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Every 5% Increase Of Total Calories From Saturated Fat Associated With Higher Risk Of Mortality

Discussion in 'Fats' started by ShirtTieFitness, May 2, 2017.

  1. ShirtTieFitness

    ShirtTieFitness Member

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    Saturated Fat - Brain Booster or Brain Killer? - The Energy Blueprint

    The largest study on saturated fats and total longevity showed that: “When compared with carbohydrates, every 5% increase of total calories from saturated fat was associated with an 8% higher risk of overall mortality” from causes like Alzheimer’s disease, cardiovascular disease, and cancer. [10]

    "What does this mean? It means that your brain does need cholesterol and saturated fat, but it makes its own when it needs it.

    Roughly 7% of your circulating cholesterol comes from your diet. Your brain is not dependent on your diet for cholesterol. Your brain makes its own cholesterol as needed and that cholesterol is made from different constituents than the cholesterol in your bloodstream.

    Saturated fats are not a health food and there is no credible evidence suggesting that they will protect your brain from aging or help it work better."
     
  2. milk_lover

    milk_lover Member

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  3. Such_Saturation

    Such_Saturation Member

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    @Edward let's get some other viewpoints for balance OH WAIT
     
  4. OP
    ShirtTieFitness

    ShirtTieFitness Member

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    You wait until you see the next one we just posted
     
  5. OP
    ShirtTieFitness

    ShirtTieFitness Member

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    Am sure you are joking Such, but Edwards latest post gives us some clues that his strictly HFLC days are over:

    The Apocalypse: Conquest

    "I eat all of the macronutrients in any combination that I am hungry for. The only rule I follow is to avoid polyunsaturated fat."

    "One of the most interesting accidental discoveries I made this year was after I purchased a pressure cooker. Starch gelatinization on digestibility is pretty incredible, rice and potatoes no longer bother me."
     
  6. Such_Saturation

    Such_Saturation Member

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    Lol, that's disappointing
     
  7. tankasnowgod

    tankasnowgod Member

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    Well, that association is a giant leap of faith, considering food intake was only assessed once every 2-4 years.
     
  8. raypeatclips

    raypeatclips Member

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    [​IMG]
     
  9. Such_Saturation

    Such_Saturation Member

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    Man. How's Ed gonna act like he's right about everything if he CHANGED HIS MIND?
     
  10. Dessert_All_Day

    Dessert_All_Day Member

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    Interesting. I wonder whether the type of saturated fat matters. My current understanding is that while Dr. Peat has occasionally advised to limit saturated fat intake from meat and dairy, he's always been a proponent of coconut oil.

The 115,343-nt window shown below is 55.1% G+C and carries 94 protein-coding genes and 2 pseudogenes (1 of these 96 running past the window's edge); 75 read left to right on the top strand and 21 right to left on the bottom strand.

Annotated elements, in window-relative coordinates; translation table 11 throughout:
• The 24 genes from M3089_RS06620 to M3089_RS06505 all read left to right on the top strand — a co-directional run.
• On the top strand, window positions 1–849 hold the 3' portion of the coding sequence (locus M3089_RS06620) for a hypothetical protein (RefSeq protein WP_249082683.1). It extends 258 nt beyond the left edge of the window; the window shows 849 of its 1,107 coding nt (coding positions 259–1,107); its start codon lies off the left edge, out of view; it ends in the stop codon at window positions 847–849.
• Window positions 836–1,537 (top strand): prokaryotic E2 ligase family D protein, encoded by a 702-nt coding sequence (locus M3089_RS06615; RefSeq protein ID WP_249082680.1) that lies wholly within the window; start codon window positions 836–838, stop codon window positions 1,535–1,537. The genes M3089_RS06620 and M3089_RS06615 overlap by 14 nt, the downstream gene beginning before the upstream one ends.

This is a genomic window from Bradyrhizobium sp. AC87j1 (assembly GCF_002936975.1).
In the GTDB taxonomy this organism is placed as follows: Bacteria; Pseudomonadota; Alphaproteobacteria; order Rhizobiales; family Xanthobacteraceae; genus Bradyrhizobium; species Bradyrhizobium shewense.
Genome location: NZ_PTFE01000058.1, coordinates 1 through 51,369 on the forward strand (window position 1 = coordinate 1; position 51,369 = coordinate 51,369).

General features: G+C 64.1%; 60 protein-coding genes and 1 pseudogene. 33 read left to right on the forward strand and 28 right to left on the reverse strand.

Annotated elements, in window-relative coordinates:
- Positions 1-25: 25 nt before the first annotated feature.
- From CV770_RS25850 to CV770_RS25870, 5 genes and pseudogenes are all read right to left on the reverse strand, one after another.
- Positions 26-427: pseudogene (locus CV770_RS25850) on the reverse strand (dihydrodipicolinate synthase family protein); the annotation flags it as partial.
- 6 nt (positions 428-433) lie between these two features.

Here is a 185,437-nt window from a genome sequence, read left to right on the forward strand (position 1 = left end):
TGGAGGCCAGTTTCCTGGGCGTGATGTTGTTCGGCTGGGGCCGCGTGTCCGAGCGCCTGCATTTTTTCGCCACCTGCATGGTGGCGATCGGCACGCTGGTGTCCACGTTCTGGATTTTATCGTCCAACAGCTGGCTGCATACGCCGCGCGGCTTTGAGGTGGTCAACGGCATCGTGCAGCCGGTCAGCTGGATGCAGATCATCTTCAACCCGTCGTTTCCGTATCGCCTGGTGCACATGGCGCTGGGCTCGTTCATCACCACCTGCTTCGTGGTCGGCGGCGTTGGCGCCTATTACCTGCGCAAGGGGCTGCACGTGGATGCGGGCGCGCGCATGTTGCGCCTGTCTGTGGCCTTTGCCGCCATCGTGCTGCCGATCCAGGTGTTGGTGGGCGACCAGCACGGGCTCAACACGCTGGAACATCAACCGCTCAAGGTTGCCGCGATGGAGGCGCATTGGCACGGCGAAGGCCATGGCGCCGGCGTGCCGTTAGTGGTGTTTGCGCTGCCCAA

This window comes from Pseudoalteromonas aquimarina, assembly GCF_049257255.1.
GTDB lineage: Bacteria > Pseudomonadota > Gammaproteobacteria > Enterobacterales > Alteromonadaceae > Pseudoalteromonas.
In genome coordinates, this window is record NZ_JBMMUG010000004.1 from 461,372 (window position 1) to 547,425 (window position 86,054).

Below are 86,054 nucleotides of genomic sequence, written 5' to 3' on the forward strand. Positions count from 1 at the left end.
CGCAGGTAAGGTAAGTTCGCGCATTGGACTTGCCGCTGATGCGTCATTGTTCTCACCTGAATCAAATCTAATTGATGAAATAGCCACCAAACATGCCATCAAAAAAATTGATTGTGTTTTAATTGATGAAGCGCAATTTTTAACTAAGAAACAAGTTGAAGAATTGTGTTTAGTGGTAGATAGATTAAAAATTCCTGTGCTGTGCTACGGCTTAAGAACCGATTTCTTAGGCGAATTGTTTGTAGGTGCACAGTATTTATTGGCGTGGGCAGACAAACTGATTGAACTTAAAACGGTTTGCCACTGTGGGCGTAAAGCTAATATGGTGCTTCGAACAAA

11. jb116

    jb116 Member

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    We should not misinterpret Dr. Peat's words. He has advised limiting saturated fats not within the context "saturated fat is bad for you" but in the context of overall weight gain. He as indeed mentioned several times if you don't watch your saturated fat intake, it is after all fat, you could gain weight. He has never explicitly stated that saturated fat will increase mortality or destroy your health.
    Also, "according to a study from Harvard T.H. Chan School of Public Health"
    yeeea, I'll take a grain of salt with that.
     
  12. Westside PUFAs

    Westside PUFAs Member

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    No because it's not controlled. I'm not anti-saturated fat. I consume cocoa bean fat, coconut fat, palm fat and some cow fat but I just control the amount and keep it low overall, sometimes very low, sometimes none at all and sometimes high when doing experimental things. I just think that when it comes to filling up your fat cells a.k.a. becoming obese, fat, whether saturated or not, does it better than any amino acid or carbohydrate ever will or could and this is because the nature of fatty acids in the bloodstream. And I think carbohydrate and fat do not mix well in the bloodstream and cause stress when consumed at the same time. I think that when people blame "carbs" for one being obese, they completely ignore all of the fat that the obese also eat alongside the "carbs." It is such a crazy statement because they are actually implying that the obese eat a low fat diet. That is ridiculous. They do not. And I'm not saying that they have to. Maybe they can do high fat low carb and lose all of the excess fat. But again, the two don't mix at the same time. Pick your fuel.